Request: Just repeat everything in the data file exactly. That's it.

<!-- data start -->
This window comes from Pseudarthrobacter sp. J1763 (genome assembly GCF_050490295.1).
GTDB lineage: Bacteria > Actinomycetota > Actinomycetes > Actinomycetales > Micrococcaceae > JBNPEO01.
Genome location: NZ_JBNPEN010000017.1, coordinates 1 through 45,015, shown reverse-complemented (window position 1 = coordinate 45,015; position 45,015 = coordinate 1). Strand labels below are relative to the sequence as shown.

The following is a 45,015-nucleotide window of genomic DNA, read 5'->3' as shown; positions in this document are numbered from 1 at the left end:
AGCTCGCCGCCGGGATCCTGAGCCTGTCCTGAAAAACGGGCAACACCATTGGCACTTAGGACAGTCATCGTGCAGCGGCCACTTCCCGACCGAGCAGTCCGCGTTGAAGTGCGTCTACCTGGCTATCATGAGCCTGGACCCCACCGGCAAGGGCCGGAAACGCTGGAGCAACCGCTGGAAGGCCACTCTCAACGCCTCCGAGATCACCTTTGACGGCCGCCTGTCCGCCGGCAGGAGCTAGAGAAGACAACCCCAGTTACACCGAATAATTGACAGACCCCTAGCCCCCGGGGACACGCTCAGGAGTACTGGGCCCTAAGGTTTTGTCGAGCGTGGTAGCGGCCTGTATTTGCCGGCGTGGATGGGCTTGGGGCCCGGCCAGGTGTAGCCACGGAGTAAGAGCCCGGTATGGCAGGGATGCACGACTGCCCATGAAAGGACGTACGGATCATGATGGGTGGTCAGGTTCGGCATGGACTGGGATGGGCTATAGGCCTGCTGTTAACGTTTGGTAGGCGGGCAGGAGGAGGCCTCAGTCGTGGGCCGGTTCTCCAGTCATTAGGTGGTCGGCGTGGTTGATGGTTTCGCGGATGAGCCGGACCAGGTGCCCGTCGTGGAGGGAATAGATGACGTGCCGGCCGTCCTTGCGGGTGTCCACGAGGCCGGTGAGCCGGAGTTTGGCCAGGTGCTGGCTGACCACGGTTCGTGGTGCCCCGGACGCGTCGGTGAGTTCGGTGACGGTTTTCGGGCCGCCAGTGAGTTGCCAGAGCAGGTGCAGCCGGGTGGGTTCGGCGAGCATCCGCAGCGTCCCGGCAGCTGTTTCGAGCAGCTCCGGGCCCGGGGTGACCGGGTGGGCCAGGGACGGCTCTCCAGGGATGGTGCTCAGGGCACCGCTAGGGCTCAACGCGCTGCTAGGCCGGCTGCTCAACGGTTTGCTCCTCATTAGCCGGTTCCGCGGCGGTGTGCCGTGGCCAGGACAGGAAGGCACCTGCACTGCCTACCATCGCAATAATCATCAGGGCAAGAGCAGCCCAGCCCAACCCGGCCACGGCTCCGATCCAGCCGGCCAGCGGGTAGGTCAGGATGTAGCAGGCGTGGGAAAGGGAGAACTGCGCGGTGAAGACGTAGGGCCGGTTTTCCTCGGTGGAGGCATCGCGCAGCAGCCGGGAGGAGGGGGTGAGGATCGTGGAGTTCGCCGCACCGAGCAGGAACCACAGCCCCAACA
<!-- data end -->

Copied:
This window comes from Pseudarthrobacter sp. J1763 (genome assembly GCF_050490295.1).
GTDB lineage: Bacteria > Actinomycetota > Actinomycetes > Actinomycetales > Micrococcaceae > JBNPEO01.
Genome location: NZ_JBNPEN010000017.1, coordinates 1 through 45,015, shown reverse-complemented (window position 1 = coordinate 45,015; position 45,015 = coordinate 1). Strand labels below are relative to the sequence as shown.

The following is a 45,015-nucleotide window of genomic DNA, read 5'->3' as shown; positions in this document are numbered from 1 at the left end:
AGCTCGCCGCCGGGATCCTGAGCCTGTCCTGAAAAACGGGCAACACCATTGGCACTTAGGACAGTCATCGTGCAGCGGCCACTTCCCGACCGAGCAGTCCGCGTTGAAGTGCGTCTACCTGGCTATCATGAGCCTGGACCCCACCGGCAAGGGCCGGAAACGCTGGAGCAACCGCTGGAAGGCCACTCTCAACGCCTCCGAGATCACCTTTGACGGCCGCCTGTCCGCCGGCAGGAGCTAGAGAAGACAACCCCAGTTACACCGAATAATTGACAGACCCCTAGCCCCCGGGGACACGCTCAGGAGTACTGGGCCCTAAGGTTTTGTCGAGCGTGGTAGCGGCCTGTATTTGCCGGCGTGGATGGGCTTGGGGCCCGGCCAGGTGTAGCCACGGAGTAAGAGCCCGGTATGGCAGGGATGCACGACTGCCCATGAAAGGACGTACGGATCATGATGGGTGGTCAGGTTCGGCATGGACTGGGATGGGCTATAGGCCTGCTGTTAACGTTTGGTAGGCGGGCAGGAGGAGGCCTCAGTCGTGGGCCGGTTCTCCAGTCATTAGGTGGTCGGCGTGGTTGATGGTTTCGCGGATGAGCCGGACCAGGTGCCCGTCGTGGAGGGAATAGATGACGTGCCGGCCGTCCTTGCGGGTGTCCACGAGGCCGGTGAGCCGGAGTTTGGCCAGGTGCTGGCTGACCACGGTTCGTGGTGCCCCGGACGCGTCGGTGAGTTCGGTGACGGTTTTCGGGCCGCCAGTGAGTTGCCAGAGCAGGTGCAGCCGGGTGGGTTCGGCGAGCATCCGCAGCGTCCCGGCAGCTGTTTCGAGCAGCTCCGGGCCCGGGGTGACCGGGTGGGCCAGGGACGGCTCTCCAGGGATGGTGCTCAGGGCACCGCTAGGGCTCAACGCGCTGCTAGGCCGGCTGCTCAACGGTTTGCTCCTCATTAGCCGGTTCCGCGGCGGTGTGCCGTGGCCAGGACAGGAAGGCACCTGCACTGCCTACCATCGCAATAATCATCAGGGCAAGAGCAGCCCAGCCCAACCCGGCCACGGCTCCGATCCAGCCGGCCAGCGGGTAGGTCAGGATGTAGCAGGCGTGGGAAAGGGAGAACTGCGCGGTGAAGACGTAGGGCCGGTTTTCCTCGGTGGAGGCATCGCGCAGCAGCCGGGAGGAGGGGGTGAGGATCGTGGAGTTCGCCGCACCGAGCAGGAACCACAGCCCCAACA